CURRENT AFFAIRS UNIT, RADIO KWARA, ILORIN
PROGRAMME: NEWS COMMENTARY
DATE OF BROADCAST: 13/4/89 AT 1810 HOURS
WRITER: LANRE KAWU
Last week, Nigeria hosted an African regional conference on disarmament. At the conference, the old pious declarations on ensuring disarmament, in order to release resources for development were made. The worldwide demand of the peoples for disarmament has always been part and parcel of the international political chess game. In most cases, the various political circles, have not been sincere about genuine disarmament.
A notable move in this direction of disarmament, was however made, by Mikhail Gorbachev, during his speech at the United Nations in December, 1988. Gorbachev offered a unilateral reduction of Soviet forces by 500, 000 men, and the withdrawal of six Soviet tank divisions from Europe. The international situation today, is such that the security of nations can no longer be seen in terms of the soldiers under arms, or in the number of tanks and fighter planes countries have in their arsenals.
As the world becomes more and more interconnected, the question of security acquires an increasingly economic and moral complexion, which call for the disarmament movement to be taken more seriously, for the sake of the world’s economic development, and the preservation of life on the planet. But for a long time also, the issue of disarmament, was seen as an exclusive realm of the big powers. While countries in Africa, Asia and Latin America, faced with huge problems of underdevelopment waste colossal amounts of money in purchasing arms systems that contribute nothing to development.
According to statistics, during the 1970s, arms importation by African countries grew faster than any other region in the world. Ironically, this was the decade of the devastating Sahelian drought which left thousands of people dead and maimed. At a related level, is the serious disequilibrium that emerges when our nations make the choice of purchasing arms systems. One million dollars could provide 1,00 classrooms for 30,000 children; yet, it is the cost of a modest modern tank. The price of a single helicopter is equivalent to the salary of 12,000 school teachers. So, the policy choice of more tanks, means less classrooms, with dire consequences for economic and social development of nations.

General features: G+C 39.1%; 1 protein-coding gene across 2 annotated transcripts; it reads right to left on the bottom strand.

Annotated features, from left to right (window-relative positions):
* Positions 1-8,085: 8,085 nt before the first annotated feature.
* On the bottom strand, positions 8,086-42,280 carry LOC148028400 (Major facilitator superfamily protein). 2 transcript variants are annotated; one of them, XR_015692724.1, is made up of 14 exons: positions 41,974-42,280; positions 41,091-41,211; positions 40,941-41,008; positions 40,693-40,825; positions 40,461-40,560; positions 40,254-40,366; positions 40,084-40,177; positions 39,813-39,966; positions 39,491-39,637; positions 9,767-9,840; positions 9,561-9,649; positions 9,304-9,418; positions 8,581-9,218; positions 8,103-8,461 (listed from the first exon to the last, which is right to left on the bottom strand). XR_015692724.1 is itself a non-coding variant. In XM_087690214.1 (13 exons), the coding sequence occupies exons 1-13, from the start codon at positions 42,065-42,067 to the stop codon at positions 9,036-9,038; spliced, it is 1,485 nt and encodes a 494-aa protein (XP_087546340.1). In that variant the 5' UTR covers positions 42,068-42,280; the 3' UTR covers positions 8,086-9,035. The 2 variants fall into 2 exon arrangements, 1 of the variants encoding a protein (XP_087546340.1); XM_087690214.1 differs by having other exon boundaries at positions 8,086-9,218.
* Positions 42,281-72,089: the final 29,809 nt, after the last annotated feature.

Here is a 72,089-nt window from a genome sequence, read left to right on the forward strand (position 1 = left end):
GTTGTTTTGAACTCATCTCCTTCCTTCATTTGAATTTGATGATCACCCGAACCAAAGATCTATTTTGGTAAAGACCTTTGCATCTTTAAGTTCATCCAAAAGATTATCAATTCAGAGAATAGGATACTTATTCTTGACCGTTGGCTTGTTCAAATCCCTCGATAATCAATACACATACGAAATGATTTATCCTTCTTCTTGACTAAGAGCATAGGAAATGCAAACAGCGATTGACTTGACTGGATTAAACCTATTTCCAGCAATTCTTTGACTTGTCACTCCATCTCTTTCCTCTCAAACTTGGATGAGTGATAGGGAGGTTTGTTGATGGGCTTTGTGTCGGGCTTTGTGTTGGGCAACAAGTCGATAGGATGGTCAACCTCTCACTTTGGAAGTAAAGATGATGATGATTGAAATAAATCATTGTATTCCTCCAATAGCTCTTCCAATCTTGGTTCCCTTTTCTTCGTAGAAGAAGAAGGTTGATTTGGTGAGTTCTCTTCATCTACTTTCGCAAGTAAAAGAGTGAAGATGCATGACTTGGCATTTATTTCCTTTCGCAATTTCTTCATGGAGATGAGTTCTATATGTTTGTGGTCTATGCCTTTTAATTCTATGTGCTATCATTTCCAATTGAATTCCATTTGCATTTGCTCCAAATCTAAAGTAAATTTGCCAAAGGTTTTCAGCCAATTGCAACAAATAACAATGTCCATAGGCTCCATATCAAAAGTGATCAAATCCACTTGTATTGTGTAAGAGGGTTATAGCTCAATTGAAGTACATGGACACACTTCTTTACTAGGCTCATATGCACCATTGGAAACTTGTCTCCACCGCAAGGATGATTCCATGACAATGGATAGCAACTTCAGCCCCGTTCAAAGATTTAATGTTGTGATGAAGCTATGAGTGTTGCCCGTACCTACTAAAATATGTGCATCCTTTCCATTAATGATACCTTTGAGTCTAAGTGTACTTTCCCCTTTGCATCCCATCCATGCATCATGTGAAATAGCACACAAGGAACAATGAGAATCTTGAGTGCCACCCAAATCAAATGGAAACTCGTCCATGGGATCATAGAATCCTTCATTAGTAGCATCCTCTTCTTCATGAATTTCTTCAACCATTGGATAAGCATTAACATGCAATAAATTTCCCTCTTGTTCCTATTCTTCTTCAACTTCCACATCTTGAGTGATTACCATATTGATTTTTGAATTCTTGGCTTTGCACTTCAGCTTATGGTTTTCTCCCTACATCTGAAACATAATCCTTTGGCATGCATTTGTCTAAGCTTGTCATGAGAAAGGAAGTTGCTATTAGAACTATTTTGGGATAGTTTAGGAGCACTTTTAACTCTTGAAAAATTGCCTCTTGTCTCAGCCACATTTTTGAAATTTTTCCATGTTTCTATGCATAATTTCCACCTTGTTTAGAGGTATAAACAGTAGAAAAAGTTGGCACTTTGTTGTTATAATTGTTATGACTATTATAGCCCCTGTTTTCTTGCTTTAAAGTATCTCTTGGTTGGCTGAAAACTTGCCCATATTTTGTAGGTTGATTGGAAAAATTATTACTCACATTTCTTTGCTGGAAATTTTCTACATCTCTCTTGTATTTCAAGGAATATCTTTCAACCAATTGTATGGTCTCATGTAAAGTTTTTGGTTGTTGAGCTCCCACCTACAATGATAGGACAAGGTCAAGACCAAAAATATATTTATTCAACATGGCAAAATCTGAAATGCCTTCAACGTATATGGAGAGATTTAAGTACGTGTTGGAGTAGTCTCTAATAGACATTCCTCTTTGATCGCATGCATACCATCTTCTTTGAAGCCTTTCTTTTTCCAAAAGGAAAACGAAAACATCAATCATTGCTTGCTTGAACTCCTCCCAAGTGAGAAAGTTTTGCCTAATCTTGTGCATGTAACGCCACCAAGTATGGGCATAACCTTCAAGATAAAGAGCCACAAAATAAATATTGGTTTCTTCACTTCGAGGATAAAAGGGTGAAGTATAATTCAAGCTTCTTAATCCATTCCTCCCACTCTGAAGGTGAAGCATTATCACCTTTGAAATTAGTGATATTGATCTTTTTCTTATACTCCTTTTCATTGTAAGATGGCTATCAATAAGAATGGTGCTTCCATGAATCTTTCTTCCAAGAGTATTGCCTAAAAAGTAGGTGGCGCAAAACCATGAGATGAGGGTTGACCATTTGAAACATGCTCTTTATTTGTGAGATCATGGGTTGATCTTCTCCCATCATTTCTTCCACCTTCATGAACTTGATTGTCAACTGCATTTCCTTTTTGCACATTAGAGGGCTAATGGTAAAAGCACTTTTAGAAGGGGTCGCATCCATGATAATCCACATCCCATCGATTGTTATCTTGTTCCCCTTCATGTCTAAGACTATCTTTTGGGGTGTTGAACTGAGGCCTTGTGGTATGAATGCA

As the economic crisis in Africa bites harder on the lean resources of our countries, the various regimes in our countries have to answer the obvious question of what they give priority to. This means we must make a choice between having well-equipped armies in societies of illiterates, undernourished children and underdeveloped national infrastructures. The thinking at the hierarchies of power in various parts of the world still seem to lag behind the reality of the nuclear age in the areas of arms production and purchases. Many of these rulers have strong links with the military-industrial complex, and make huge profits from these merchandise of death. In African countries, the armies represent legacies of the colonial systems, that have been retained, over-armed and have become the most important political institutions of these states.
Given such power and privilege that flow from the arms industry, it is no doubt difficult to win convincingly the argument for disarmament. But if the world must move forward into the 21st Century, with all the possibilities that would come with it, then the issue of disarmament must move clearly to the forefront of the international, and particularly, the African agenda. Africa’s battle against underdevelopment will not be won with tanks and jets. Africa needs steel industries, machine tool plants, schools, libraries and health centres. This is why the Lagos initiative on disarmament for development, which held last week, was such a welcome development.